Here’s David’s “Review”:
“Infused” means the alcohol picks up the flavor of whatever it contacts. How much time that take may vary, but it’s bound to happen. You could put a used gym sock in a mason jar with vodka and a transformation would occur. As Jonathan reported, the research I did online suggested so many options I had trouble choosing—there was basil-infused vodka and gummy bear-infused vodka and chai and horseradish and honeysuckle and milk and peanut butter cup and tomato…. and doughnut.
My own choice of infusion was Earl Grey and toasted marshmallows, and, within a few minutes, the marshmallows were gone and the vodka smelled and looked like tea. I’m not sure of the chemistry, but the process seems almost instant. I fretted over how long to keep the chipotle or vanilla in the jar, but a few tastes along the way told me—take out the cardamom now, take out the peppers, leave in the orange peels for a bit longer.
The choice of cocktail presented another challenge. No drink recipes call for Earl Grey infused vodka, so coming up with a good possibility required finding complementary flavors, a taste that might meld in some way. At first, I considered mixing each vodka with the same ingredient—grenadine seemed promising—but decided instead any ambitious cocktailian (not-so-saavy as he may be) wouldn’t look for so generic a solution.
I made a Gypsy cocktail, which combines a double part of vodka and a single part of Benedictine. I’ve grown fond of Benedictine during this cocktailian experiment. It appeals to me that, at any given moment, only three people know its recipe. I also like the taste, which is sweet yet herbal, complex and warm.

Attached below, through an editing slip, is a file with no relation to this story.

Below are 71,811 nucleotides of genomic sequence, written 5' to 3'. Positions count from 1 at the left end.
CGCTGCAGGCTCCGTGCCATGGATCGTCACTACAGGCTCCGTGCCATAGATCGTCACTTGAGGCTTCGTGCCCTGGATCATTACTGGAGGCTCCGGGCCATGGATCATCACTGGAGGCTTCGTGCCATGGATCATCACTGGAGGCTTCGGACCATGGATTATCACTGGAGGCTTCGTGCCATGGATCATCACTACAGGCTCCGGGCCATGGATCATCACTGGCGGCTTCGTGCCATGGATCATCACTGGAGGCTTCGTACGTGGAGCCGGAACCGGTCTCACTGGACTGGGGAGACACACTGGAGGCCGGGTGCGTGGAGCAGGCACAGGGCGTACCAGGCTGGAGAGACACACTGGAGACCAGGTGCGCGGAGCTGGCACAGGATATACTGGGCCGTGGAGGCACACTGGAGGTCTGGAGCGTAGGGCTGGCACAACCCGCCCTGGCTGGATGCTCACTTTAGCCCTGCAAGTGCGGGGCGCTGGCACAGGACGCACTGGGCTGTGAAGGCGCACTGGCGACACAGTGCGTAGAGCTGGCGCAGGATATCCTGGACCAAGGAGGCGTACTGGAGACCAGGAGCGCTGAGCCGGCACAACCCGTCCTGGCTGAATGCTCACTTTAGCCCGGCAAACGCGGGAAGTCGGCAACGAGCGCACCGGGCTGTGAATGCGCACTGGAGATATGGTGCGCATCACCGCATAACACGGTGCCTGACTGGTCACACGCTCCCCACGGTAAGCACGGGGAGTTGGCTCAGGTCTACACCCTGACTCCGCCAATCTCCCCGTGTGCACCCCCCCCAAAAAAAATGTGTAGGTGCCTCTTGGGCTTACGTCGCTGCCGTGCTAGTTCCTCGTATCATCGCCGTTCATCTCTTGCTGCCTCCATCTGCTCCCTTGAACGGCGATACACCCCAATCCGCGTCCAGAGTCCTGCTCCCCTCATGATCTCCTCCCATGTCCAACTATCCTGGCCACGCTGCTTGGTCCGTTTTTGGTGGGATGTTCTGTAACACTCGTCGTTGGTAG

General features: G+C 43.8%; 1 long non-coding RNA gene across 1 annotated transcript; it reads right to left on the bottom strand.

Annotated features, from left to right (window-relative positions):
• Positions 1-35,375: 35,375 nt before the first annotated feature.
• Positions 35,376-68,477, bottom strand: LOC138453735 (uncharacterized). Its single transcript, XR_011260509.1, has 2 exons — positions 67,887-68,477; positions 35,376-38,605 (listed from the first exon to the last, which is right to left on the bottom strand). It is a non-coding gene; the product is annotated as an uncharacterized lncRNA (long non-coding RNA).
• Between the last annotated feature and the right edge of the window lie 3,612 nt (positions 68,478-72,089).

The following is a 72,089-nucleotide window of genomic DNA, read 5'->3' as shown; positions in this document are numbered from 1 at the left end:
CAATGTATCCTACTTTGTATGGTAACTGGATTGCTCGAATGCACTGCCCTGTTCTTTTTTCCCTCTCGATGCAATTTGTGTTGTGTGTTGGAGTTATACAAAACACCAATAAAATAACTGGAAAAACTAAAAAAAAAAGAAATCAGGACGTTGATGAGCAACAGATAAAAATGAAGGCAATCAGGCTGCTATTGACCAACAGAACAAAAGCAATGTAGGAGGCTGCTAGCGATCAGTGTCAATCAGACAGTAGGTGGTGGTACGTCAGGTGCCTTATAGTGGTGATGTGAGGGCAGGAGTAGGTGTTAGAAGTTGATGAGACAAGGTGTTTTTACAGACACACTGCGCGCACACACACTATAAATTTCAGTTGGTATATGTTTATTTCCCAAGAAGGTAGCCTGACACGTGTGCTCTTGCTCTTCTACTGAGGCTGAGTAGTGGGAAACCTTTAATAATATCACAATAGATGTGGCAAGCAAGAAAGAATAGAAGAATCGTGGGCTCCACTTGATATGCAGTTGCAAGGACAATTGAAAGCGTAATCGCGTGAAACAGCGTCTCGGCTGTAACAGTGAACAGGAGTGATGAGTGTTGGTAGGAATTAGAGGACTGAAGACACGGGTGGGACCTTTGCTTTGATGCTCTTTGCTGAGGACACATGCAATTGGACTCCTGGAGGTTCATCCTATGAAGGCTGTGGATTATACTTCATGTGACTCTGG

With Earl Grey, it was too much. The two forces fought and only a bitter stalemate remained. The marshmallow cowered behind the other flavors. The golden brown color lied—nothing mellow here, move along.
The second Gypsy, however, delivered much more vividly. To start, cardamom and vanilla seem friendly and, combined with Benedictine, the mixture seemed amiable. I’ve said before that the best cocktails seem to hide their individual parts, and that certainly applied with Benedictine and vanilla-cardamom. Had I tried it without knowing its components, I might have had trouble guessing.
All in all, I enjoyed this process. I’m a little scared of the chipotle-orange vodka, but I intend to use it. I’m wondering now if vodka is my only choice, if some other spirit, rye perhaps, might welcome a friendly complementary flavor for infusing.
David’s take: I’m one of those people who believe vodka is one step from chemical alcohol—flavorless and potent. Infusing is one half-step more toward other spirits.
Jonathan’s take: The infusions really make me want to try making my own bitters, but for now I think I will just keep mixing what I made with eggnog.
Next Week (proposed by David):
It’s time to start the holidays in earnest, and I’m going to propose a Tom and Jerry, which isn’t named after the cartoon characters but has a much more venerable history, especially in the Midwest where it’s the favorite holiday libation instead of egg nog. Plus it’s served warm, a new adventure for us.